First it is manifestly invariant under global O(N )q 1 transformations. Second if we make
the substitutions G~ba ! G~ ba, ~ ba ! ~ ba into (2.2) we recover the action (2.1). It follows in
particular that, if G and
denote the saddle point values of (2.1) then
are saddle points of (2.2). This point can also be veri ed directly from the equations of
motion that follow from varying (2.2), i.e.
Gba = baG;
ba = ba ;
Gab(t1; t2) =((D0
) 1)ab(t1; t2);
ab(t1; t2) =jgj2 (Gq 1)ab(t1; t2):
While (2.2) correctly reproduces nite temperature saddle point of the the model (1.1), it
does not give us a weakly coupled description of arbitrary
uctuations about this saddle
point. The fact that (2.2) has N 2(q 1) elds makes the action very strongly coupled. The
key assumption in this section  for which we will o er no detailed justi cation beyond its
general plausibility  is that the action (2.2) can, however, be reliably used to obtain the
e ective action for the very special manifold of con gurations described in the introduction,
namely
G~ba(t1; t2) =Vb b0 (t1)G(t1; t2)Vb0a(t2);
~ ba(t1; t2) =Vb b0 (t1) (t1; t2)Vb0a(t2);
15These rules have their origin in the generalized `tentrahedronal' contraction structure described in the
introduction. For values of q at which the basic interaction structure has an ambiguity, we make one choice;
for instance we adopt the `Round Robin' scheme to
x the ambiguities. As far as we can tell, none of our
results depend on the details of the choice we make.
(2.3)
(2.4)
(2.5)
where the index free functions G(t;t2) and V (t1; t2) are the solutions to the SYK gap
equations and V (t) is an arbitrary O(N )q 1 group element. The r.h.s. in (2.5) is the result
of performing a time dependent O(N )q 1 rotation on the saddle point solution (2.3).
The fact that we have only (q
elds (V (t)) on this manifold of solutions  at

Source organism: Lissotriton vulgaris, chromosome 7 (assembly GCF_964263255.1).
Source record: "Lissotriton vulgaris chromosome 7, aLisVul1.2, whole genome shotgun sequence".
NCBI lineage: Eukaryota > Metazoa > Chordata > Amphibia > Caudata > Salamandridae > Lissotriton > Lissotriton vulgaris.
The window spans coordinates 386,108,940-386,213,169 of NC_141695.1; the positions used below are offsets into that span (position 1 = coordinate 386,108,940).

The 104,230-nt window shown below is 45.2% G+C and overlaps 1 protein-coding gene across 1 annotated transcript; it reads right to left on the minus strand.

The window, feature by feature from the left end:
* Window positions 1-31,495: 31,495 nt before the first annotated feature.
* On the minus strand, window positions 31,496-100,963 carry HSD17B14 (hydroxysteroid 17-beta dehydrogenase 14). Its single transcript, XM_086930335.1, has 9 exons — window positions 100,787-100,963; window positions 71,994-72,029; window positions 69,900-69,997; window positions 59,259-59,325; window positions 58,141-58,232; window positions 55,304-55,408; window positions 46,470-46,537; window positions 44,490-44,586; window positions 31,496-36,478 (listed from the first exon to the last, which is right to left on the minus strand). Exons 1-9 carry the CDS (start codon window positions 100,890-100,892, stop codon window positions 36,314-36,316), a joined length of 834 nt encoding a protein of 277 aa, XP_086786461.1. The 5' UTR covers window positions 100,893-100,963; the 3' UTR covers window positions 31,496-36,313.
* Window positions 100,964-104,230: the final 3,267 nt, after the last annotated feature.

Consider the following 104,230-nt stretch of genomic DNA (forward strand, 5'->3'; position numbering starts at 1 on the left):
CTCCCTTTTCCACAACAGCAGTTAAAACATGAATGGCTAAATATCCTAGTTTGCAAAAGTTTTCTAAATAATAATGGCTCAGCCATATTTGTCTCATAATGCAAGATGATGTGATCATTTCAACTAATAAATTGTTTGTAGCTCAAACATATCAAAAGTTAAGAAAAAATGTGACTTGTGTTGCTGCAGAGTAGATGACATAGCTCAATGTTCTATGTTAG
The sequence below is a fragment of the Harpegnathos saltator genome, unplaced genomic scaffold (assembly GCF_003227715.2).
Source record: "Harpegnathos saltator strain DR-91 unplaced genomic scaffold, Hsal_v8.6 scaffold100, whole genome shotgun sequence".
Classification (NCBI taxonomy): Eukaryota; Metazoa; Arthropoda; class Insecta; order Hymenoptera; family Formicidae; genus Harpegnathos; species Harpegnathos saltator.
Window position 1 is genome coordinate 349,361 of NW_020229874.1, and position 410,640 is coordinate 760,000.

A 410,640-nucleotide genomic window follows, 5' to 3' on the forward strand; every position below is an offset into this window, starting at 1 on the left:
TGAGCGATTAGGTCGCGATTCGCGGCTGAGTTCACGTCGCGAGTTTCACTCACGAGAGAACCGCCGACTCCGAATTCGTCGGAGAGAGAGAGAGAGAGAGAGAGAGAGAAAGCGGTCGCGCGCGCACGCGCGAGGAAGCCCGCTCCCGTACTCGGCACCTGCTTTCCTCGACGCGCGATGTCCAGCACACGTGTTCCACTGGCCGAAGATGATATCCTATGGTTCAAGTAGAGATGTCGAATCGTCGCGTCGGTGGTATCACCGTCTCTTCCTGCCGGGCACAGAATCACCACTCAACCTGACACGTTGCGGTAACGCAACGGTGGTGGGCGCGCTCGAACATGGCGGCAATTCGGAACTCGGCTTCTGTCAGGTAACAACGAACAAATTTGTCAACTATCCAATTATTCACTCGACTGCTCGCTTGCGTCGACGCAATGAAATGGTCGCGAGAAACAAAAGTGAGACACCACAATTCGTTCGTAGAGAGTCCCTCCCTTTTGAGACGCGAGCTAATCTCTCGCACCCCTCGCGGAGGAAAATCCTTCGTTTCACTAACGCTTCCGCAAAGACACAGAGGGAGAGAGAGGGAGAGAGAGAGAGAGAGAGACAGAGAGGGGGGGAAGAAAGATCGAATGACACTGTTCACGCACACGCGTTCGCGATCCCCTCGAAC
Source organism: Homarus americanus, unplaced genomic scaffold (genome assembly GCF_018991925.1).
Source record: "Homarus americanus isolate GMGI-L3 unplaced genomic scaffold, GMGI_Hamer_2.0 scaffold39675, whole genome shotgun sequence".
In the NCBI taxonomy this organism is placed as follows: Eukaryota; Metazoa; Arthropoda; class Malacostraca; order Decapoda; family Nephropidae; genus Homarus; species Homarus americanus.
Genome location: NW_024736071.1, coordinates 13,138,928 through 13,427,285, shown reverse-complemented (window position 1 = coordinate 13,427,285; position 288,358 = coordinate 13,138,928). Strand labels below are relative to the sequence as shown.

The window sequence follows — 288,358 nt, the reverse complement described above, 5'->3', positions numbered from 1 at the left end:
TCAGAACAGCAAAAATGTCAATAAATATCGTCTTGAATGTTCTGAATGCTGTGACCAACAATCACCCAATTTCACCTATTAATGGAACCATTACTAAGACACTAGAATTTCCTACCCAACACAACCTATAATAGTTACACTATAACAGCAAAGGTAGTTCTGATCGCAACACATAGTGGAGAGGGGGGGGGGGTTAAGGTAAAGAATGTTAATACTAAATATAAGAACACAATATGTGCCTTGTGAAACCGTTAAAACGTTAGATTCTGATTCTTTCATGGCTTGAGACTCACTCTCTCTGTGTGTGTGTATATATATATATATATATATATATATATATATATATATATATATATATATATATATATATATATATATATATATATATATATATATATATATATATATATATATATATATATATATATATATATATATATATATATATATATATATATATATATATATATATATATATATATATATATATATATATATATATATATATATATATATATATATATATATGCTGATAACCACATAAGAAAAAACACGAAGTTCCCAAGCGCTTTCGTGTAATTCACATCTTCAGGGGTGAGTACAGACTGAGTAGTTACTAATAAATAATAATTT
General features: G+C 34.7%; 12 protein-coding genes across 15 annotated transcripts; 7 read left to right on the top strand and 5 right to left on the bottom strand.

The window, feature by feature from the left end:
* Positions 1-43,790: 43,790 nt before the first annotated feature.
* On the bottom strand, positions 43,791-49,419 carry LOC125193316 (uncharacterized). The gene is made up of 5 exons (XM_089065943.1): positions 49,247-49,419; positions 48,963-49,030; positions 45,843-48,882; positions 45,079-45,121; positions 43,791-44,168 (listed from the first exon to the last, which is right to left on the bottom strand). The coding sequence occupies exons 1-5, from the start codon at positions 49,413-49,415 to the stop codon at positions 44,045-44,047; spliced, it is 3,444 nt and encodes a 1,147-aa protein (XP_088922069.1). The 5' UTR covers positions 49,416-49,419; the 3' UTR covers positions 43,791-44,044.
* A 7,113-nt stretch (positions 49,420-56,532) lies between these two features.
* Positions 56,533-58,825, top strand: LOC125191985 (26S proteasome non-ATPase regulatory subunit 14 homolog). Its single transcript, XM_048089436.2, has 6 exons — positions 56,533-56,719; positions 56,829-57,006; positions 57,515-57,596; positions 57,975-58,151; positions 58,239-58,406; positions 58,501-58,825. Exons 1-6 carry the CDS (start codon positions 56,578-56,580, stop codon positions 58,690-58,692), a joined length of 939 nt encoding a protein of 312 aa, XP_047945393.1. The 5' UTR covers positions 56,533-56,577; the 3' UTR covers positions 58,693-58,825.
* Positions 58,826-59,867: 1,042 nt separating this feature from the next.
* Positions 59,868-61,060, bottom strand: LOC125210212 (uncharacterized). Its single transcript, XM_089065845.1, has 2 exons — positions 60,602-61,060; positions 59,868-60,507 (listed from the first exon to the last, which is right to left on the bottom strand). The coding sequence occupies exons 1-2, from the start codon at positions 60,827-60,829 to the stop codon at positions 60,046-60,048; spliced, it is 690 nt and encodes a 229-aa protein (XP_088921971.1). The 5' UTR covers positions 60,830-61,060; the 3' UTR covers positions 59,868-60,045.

least formally makes the action restricted to this special manifold weakly coupled, as we
will see below.
In the rest of this section we will use the action (2.2) to determine the e ective
action that controls the dynamics of the matrices V (t) at leading order in the long
wavelength limit.
In order to study quadratic uctuations about (2.3), we follow [3] to insert the expansion16
G~ab(t1; t2) = Gab(t1; t2) + jG(t1; t2)j q 2 2 gab(t1; t2);
~ ab(t1; t2) =
ab(t1; t2) + jG(t1; t2)j 2
2 q
ab(t1; t2);
into (2.2) and work to quadratic order in gab(t1; t2) and ab(t1; t2). Integrating out ab(t1; t2)
using the linear equations of motion, we nd an e ective action of the general structure
S(G~; ~ ) = S(G; ) +
dt1::dt4 gab(t1; t2)K~ 1(t1; t2; t3; t4)gba(t3; t4)
jgj2 q
q
2
N 21 (q 1)(q 4)+1 Z
dt1 dt2 g(t1; t2)g(t1; t2):
The expression in the rst line of (2.7) results from varying the rst two terms in (2.2),
while the second line is the variation of the G~q term in (2.2). This term denotes the a sum
of di erent contraction of indices between the two gs
g(t1; t2)g(t1; t2) =
X gcc11cc22::::::cckk 11bakkcckk++11::::::::ccqq 11 gdd11dd22::::::ddkk 11bakkddkk++11::::::::ddqq 11 :
In the special case that the uctuation elds g are taken to be of the form g
matrix contractions in (2.7) give appropriate powers of N , and (2.7) reduces to the e ective
ba = bag, the
action for g presented in [3].
It was demonstrated in [3] that
In the long distance limit the Greens function can be expanded as
G = Gc + G + : : : ;
G(t1; t2)